Electronic Thesis and Dissertation Repository

Degree

Master of Science

Program

Epidemiology and Biostatistics

Supervisor

Dr. Bridget L. Ryan

2nd Supervisor

Dr. Amanda Terry

Joint Supervisor

Abstract

Low autonomy resulting from gender inequalities in women has been identified as a contributing factor to the disproportionate impact of HIV/AIDS on women, especially in Sub-Saharan Africa.

This study explored the association between women’s autonomy and HIV/AIDS knowledge and attitudes in Ethiopia using the 2005 and 2011 Ethiopia Demographic and Health Surveys. The women’s spouses’ perceptions of the women’s autonomy and socio-demographic variables associated with HIV/AIDS knowledge and attitudes identified by the literature were included in the analyses. Multiple linear regression identified positive associations between women’s autonomy (and men’s perception of women’s autonomy), socio-demographic variables including education and mass media exposure and women’s HIV/AIDS knowledge and attitudes.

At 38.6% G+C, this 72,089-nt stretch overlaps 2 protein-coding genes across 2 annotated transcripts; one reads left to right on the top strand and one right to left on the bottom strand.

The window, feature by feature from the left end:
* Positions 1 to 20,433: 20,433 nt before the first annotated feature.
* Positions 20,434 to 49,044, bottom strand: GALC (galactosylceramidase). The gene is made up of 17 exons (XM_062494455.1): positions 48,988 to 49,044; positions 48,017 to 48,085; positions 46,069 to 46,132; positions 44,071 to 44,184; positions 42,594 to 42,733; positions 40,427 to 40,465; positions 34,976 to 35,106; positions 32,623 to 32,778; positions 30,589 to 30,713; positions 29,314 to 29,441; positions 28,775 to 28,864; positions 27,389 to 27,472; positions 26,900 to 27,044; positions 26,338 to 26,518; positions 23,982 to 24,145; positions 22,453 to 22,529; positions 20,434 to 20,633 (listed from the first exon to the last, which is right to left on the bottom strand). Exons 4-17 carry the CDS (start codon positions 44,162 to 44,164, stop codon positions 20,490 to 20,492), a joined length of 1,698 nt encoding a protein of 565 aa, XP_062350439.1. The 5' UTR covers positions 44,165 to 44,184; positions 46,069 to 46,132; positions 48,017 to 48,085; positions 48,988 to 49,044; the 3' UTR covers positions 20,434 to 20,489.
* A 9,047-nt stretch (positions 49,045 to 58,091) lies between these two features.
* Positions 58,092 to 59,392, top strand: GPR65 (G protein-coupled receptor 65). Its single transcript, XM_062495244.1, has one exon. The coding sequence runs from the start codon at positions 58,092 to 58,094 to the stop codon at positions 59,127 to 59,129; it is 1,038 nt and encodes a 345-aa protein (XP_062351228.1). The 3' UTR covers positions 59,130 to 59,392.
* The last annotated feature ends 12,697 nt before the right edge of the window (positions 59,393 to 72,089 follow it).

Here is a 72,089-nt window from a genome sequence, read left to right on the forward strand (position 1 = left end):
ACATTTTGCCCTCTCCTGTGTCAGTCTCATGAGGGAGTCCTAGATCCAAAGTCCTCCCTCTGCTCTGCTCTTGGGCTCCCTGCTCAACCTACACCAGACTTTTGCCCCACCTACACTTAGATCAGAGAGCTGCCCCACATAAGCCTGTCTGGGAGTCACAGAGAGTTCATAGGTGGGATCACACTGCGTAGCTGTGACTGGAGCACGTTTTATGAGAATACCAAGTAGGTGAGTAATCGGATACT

This study underscores the importance of autonomy, education, and mass media to initiatives addressing the impact of HIV/AIDS on women. High autonomy, in addition to comprehensive knowledge and positive attitudes with respect to HIV/AIDS, are important to HIV/AIDS prevention in women.